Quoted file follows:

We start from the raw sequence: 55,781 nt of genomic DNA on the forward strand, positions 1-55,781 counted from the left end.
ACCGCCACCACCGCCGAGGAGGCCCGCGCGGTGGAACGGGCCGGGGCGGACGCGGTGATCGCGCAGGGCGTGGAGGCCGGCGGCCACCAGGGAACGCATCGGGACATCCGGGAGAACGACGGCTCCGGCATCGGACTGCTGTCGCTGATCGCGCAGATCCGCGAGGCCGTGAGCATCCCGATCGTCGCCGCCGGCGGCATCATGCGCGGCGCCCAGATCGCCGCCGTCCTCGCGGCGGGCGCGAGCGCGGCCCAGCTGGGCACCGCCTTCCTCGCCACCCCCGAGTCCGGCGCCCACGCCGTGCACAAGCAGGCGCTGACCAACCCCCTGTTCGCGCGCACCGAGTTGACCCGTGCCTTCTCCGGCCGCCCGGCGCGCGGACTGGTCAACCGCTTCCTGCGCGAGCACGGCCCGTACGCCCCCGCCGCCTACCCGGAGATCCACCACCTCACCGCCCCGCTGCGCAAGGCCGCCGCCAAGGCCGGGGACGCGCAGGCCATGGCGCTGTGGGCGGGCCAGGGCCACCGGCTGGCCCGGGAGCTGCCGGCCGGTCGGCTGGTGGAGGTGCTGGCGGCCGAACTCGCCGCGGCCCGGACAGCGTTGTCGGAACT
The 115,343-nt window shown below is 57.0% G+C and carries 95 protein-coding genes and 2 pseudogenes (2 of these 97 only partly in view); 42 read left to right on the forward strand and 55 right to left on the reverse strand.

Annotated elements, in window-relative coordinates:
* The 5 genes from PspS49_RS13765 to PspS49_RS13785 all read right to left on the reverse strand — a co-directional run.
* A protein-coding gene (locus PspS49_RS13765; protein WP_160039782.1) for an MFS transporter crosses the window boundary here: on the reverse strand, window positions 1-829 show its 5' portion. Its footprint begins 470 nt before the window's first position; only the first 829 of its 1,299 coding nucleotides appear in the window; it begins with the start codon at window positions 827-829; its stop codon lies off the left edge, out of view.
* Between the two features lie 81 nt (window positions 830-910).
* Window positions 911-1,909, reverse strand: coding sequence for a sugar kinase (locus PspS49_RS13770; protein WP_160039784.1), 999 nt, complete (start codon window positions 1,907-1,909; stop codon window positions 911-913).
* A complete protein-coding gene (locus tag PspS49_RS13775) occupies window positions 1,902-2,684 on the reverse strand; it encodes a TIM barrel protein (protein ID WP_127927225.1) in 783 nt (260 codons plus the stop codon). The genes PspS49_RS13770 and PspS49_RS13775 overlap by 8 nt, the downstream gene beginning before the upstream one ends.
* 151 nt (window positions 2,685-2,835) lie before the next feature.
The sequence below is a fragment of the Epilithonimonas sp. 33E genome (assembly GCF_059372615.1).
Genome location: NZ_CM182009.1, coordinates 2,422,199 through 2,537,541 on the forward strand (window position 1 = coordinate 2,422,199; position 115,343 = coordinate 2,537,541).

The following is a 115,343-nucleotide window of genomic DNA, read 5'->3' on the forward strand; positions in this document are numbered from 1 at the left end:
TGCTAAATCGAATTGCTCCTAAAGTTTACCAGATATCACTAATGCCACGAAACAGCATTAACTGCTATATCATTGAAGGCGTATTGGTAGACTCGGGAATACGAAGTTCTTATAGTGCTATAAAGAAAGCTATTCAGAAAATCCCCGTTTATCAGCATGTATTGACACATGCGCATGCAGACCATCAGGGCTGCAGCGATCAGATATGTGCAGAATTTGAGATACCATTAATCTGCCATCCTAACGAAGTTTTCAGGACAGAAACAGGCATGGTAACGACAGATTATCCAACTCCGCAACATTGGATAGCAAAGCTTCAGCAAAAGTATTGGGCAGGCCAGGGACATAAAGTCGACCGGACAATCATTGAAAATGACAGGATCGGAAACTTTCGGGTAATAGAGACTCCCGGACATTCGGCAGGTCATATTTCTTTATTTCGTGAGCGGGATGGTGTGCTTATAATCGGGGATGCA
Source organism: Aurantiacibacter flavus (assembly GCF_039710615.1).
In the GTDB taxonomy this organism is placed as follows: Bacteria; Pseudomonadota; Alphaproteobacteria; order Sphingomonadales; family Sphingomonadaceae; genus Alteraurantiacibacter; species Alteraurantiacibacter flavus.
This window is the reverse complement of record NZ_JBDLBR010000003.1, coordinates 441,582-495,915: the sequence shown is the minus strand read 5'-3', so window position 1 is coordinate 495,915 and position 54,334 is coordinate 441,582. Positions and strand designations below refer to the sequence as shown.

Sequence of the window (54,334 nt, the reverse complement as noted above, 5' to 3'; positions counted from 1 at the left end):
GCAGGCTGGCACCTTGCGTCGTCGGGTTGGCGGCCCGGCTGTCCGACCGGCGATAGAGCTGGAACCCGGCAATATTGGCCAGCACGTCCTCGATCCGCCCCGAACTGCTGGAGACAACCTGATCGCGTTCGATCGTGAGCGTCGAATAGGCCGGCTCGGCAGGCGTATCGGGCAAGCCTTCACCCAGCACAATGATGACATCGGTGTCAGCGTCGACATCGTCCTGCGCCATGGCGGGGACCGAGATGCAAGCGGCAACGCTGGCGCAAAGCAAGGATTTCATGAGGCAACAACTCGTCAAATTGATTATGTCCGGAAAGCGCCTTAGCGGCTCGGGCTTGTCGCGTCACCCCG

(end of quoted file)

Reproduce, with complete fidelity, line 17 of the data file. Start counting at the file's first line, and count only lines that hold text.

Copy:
This window is the reverse complement of record NZ_JBDLBR010000003.1, coordinates 441,582-495,915: the sequence shown is the minus strand read 5'-3', so window position 1 is coordinate 495,915 and position 54,334 is coordinate 441,582. Positions and strand designations below refer to the sequence as shown.